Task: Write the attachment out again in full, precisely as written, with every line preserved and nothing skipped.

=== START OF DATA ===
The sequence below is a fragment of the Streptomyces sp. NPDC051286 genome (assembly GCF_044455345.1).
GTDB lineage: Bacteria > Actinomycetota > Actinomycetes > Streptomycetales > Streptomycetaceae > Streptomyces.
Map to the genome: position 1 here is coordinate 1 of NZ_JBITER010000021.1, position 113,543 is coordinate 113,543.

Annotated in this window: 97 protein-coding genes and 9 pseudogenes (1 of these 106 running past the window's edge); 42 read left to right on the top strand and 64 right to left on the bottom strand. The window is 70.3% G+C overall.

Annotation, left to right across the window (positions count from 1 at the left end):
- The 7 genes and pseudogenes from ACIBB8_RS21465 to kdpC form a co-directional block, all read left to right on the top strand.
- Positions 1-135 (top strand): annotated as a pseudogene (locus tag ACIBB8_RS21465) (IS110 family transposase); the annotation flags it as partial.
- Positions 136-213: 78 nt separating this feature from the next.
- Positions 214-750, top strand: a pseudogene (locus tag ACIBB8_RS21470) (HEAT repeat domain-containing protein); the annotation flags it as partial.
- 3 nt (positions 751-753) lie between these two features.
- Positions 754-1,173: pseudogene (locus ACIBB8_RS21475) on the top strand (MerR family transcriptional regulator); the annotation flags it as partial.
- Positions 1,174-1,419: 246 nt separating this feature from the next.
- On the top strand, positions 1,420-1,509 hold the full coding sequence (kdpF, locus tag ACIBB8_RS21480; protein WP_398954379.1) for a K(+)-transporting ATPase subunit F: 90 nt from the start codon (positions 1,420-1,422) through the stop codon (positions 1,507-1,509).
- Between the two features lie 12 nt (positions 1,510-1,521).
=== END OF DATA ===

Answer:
The sequence below is a fragment of the Streptomyces sp. NPDC051286 genome (assembly GCF_044455345.1).
GTDB lineage: Bacteria > Actinomycetota > Actinomycetes > Streptomycetales > Streptomycetaceae > Streptomyces.
Map to the genome: position 1 here is coordinate 1 of NZ_JBITER010000021.1, position 113,543 is coordinate 113,543.

Annotated in this window: 97 protein-coding genes and 9 pseudogenes (1 of these 106 running past the window's edge); 42 read left to right on the top strand and 64 right to left on the bottom strand. The window is 70.3% G+C overall.

Annotation, left to right across the window (positions count from 1 at the left end):
- The 7 genes and pseudogenes from ACIBB8_RS21465 to kdpC form a co-directional block, all read left to right on the top strand.
- Positions 1-135 (top strand): annotated as a pseudogene (locus tag ACIBB8_RS21465) (IS110 family transposase); the annotation flags it as partial.
- Positions 136-213: 78 nt separating this feature from the next.
- Positions 214-750, top strand: a pseudogene (locus tag ACIBB8_RS21470) (HEAT repeat domain-containing protein); the annotation flags it as partial.
- 3 nt (positions 751-753) lie between these two features.
- Positions 754-1,173: pseudogene (locus ACIBB8_RS21475) on the top strand (MerR family transcriptional regulator); the annotation flags it as partial.
- Positions 1,174-1,419: 246 nt separating this feature from the next.
- On the top strand, positions 1,420-1,509 hold the full coding sequence (kdpF, locus tag ACIBB8_RS21480; protein WP_398954379.1) for a K(+)-transporting ATPase subunit F: 90 nt from the start codon (positions 1,420-1,422) through the stop codon (positions 1,507-1,509).
- Between the two features lie 12 nt (positions 1,510-1,521).